Given the regular Range Rover's huge presence, many buyers will prefer the less ostentatious German saloon trio in the form of the Mercedes-Benz S-Class, Audi A8 and BMW 7 Series. Either way, there’s no denying the Range Rover’s kerb appeal. The crisp, clean and uncluttered interior is also a plus point.
As expected, the 'entry-level' Range Rover Vogue is very well equipped, and as standard, Land Rover decks it out with 20-inch alloys, digital TV and radio, sat-nav, plus an automatically opening tailgate and self-parking system. The Range Rover Vogue SE is the next version up, and gets a dual-view TFT screen and soft door closing as standard.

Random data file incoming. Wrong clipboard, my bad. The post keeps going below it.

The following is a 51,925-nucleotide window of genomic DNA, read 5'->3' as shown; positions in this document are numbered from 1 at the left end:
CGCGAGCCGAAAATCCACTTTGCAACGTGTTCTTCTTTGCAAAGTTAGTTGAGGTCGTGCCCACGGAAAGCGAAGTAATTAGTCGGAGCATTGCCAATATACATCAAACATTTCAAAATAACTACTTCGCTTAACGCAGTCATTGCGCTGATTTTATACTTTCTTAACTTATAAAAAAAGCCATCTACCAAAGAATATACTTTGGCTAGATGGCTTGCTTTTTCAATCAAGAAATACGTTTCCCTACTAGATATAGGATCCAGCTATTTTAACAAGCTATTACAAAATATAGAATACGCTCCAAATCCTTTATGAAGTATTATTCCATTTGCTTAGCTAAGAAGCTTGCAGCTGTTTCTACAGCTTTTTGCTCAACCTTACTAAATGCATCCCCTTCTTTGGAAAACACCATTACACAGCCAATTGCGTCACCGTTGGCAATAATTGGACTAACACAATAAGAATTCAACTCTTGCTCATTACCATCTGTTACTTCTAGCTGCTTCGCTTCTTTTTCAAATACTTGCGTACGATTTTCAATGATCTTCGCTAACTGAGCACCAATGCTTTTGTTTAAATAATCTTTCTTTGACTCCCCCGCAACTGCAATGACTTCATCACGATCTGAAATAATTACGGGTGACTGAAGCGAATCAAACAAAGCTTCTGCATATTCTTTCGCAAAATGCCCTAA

The Autobiography model features a panoramic roof, heated steering wheel, larger alloys and a beautifully designed dash, while the flagship SV-Autobiography is almost worth consideration as a separate model – even the SWB version is nearly twice the price of the TDV6 Vogue at the other end of the line-up.
It is the pinnacle of luxury, though, with almost every conceivable toy on it – such as massaging, 22-way adjustable front seats and two reclining executive chairs with a fridge between them in the rear. You can even option a sliding boot floor and a pair of ‘event’ chairs that fold out of the boot and face rearwards with the hatch open; useful for places like Ascot or Badminton.
Image 5 of 8
Sat-nav, stereo and infotainment
Jaguar Land Rover has recently updated its infotainment system to InControl Touch, which is a big improvement on the old-fashioned software its cars had before. InControl Touch is not quite as slick as BMW’s iDrive but it is fine to use and has better control interfaces than previously.